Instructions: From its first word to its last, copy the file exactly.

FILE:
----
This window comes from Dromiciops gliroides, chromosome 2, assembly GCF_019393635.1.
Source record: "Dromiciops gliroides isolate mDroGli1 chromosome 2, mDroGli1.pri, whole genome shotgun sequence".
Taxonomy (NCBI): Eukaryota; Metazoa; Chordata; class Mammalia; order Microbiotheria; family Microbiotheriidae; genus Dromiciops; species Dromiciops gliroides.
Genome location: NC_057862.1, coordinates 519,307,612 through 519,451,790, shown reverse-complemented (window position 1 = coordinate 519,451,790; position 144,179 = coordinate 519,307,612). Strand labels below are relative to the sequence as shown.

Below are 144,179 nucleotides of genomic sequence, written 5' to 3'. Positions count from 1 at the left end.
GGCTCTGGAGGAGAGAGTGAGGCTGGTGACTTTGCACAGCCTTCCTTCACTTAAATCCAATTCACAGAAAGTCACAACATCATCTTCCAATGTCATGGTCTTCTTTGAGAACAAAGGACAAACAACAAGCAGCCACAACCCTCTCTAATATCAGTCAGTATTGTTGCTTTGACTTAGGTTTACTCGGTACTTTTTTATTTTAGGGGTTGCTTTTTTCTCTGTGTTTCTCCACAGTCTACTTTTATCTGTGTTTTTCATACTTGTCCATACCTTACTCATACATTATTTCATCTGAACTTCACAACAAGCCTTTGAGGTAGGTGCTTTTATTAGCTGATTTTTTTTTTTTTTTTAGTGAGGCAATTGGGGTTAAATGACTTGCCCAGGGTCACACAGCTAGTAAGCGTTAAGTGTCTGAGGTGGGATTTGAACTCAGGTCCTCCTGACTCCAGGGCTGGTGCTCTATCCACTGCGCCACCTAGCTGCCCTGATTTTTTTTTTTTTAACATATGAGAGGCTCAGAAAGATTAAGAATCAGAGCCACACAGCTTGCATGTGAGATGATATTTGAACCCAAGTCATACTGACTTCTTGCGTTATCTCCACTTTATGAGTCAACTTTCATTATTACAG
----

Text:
This window comes from Dromiciops gliroides, chromosome 2, assembly GCF_019393635.1.
Source record: "Dromiciops gliroides isolate mDroGli1 chromosome 2, mDroGli1.pri, whole genome shotgun sequence".
Taxonomy (NCBI): Eukaryota; Metazoa; Chordata; class Mammalia; order Microbiotheria; family Microbiotheriidae; genus Dromiciops; species Dromiciops gliroides.
Genome location: NC_057862.1, coordinates 519,307,612 through 519,451,790, shown reverse-complemented (window position 1 = coordinate 519,451,790; position 144,179 = coordinate 519,307,612). Strand labels below are relative to the sequence as shown.

Below are 144,179 nucleotides of genomic sequence, written 5' to 3'. Positions count from 1 at the left end.
GGCTCTGGAGGAGAGAGTGAGGCTGGTGACTTTGCACAGCCTTCCTTCACTTAAATCCAATTCACAGAAAGTCACAACATCATCTTCCAATGTCATGGTCTTCTTTGAGAACAAAGGACAAACAACAAGCAGCCACAACCCTCTCTAATATCAGTCAGTATTGTTGCTTTGACTTAGGTTTACTCGGTACTTTTTTATTTTAGGGGTTGCTTTTTTCTCTGTGTTTCTCCACAGTCTACTTTTATCTGTGTTTTTCATACTTGTCCATACCTTACTCATACATTATTTCATCTGAACTTCACAACAAGCCTTTGAGGTAGGTGCTTTTATTAGCTGATTTTTTTTTTTTTTTTAGTGAGGCAATTGGGGTTAAATGACTTGCCCAGGGTCACACAGCTAGTAAGCGTTAAGTGTCTGAGGTGGGATTTGAACTCAGGTCCTCCTGACTCCAGGGCTGGTGCTCTATCCACTGCGCCACCTAGCTGCCCTGATTTTTTTTTTTTTAACATATGAGAGGCTCAGAAAGATTAAGAATCAGAGCCACACAGCTTGCATGTGAGATGATATTTGAACCCAAGTCATACTGACTTCTTGCGTTATCTCCACTTTATGAGTCAACTTTCATTATTACAG